The decision to build the much-awaited Padma Bridge, which is set to open for traffic on June 25, through its own finances has brightened Bangladesh's image in the world, writes Dr Malika-e-Abida Khattak for South Asia Monitor.
Bangladesh’s much anticipated Padma Bridge, a dream project, is going to be inaugurated on June 25 by Prime Minister Sheikh Hasina Wajed. It will be the deepest foundation bridge in the world. It is a multipurpose road-rail bridge across the Padma River, the main distributary of Ganga.
Commuters of 21 districts of the south-west part of the country cross the Padma river via ferries through the Banglabazar-Shimulia route. Passengers and drivers suffer from long traffic jams. When it opens, the bridge will be the largest in Bangladesh and the first fixed river crossing for road traffic. The two-level steel truss bridge will carry a four-lane highway on the upper level and a single-track railway on the lower level.
The multipurpose bridge, connecting the Mawa point of Munshiganj and the Jajira point of Shariatpur in Bangladesh, is expected to gradually boost the country's GDP by 1.3-2 percent.
PM Hasina had to overcome huge obstacles but she managed to ready the bridge.
When work on the bridge was about to close, the World Bank withdrew its pledge on false charges of corruption. Other donors followed suit. The future of the Padma Bridge was under threat. Critics thought the bridge would never be made.
Then Communications Minister Abul Hossain had to resign from the cabinet. After the construction work started, further challenges came up. Bold and groundbreaking engineering skills were required in river governance. Construction costs continue to rise.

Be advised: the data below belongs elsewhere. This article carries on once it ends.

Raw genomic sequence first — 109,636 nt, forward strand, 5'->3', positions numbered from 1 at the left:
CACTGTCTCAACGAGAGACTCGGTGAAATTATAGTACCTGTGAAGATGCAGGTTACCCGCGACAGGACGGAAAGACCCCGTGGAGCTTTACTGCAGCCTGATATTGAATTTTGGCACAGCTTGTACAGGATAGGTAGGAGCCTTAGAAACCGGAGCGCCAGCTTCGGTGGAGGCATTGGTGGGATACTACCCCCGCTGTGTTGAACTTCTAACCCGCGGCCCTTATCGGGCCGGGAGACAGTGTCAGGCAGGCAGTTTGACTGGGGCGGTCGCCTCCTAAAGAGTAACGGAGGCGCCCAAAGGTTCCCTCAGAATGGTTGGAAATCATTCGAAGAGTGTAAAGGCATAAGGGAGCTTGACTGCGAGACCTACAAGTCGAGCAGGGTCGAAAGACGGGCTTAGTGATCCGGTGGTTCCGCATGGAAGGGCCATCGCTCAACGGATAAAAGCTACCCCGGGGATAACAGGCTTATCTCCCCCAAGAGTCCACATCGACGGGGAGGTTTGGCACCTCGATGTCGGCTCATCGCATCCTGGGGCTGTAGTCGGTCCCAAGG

Then Covid-19 erupted. But work of the bridge did not stop even a single day.
Along with the bridge, work on Metro Rail and the country’s biggest tunnel is nearing completion. They will be open to the public this year. Many other mega projects too are being readied.
But the construction of the Padma Bridge was the most challenging of all. It will connect the south-western part of the country to the north-eastern part. Construction of the 6.15 km long and 18.10 m wide bridge started on December 7, 2014.
The bridge has been built by Bangladesh’s own money. Initially, the construction cost was low. Later it increased and stood at $ 3.868 billion. Both construction time and costs increased.
The bridge is expected to majorly boost agriculture. It will create a groundbreaking chapter in the transportation of agricultural commodities. Naturally, farmers will get good prices for their produce. Extensive industrialization is expected to follow in the southwestern region. Resorts, hotels and restaurants are planned to be built around this showpiece bridge.
This bridge will play a unique role in taking Bangladesh in the company of developing nations to which it was officially promoted from the Least Developed Country (LDC) status by the United Nations General Assembly last year.
(The author is a Lahore-based educator, and researcher on South Asia. Views are personal. She can be contacted at email@example.com)